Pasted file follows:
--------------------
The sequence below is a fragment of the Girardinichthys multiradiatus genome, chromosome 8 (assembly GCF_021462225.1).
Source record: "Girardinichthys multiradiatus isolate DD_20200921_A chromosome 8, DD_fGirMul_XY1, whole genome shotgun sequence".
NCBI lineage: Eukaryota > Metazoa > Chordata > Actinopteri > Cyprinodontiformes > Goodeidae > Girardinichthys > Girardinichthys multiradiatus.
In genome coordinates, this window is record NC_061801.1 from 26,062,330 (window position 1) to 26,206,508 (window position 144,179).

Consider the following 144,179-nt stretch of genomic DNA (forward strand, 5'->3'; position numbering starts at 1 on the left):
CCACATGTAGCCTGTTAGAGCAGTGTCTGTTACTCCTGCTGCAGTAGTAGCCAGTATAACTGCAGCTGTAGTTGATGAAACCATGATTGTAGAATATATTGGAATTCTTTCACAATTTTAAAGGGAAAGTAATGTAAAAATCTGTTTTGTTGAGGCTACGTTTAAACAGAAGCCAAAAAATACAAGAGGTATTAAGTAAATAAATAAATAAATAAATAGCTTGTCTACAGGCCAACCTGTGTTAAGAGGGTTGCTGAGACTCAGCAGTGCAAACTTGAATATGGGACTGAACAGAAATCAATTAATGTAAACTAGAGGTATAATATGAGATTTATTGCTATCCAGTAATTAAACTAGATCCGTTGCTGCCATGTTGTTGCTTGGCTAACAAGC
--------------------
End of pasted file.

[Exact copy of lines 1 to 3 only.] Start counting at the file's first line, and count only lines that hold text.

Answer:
The sequence below is a fragment of the Girardinichthys multiradiatus genome, chromosome 8 (assembly GCF_021462225.1).
Source record: "Girardinichthys multiradiatus isolate DD_20200921_A chromosome 8, DD_fGirMul_XY1, whole genome shotgun sequence".
NCBI lineage: Eukaryota > Metazoa > Chordata > Actinopteri > Cyprinodontiformes > Goodeidae > Girardinichthys > Girardinichthys multiradiatus.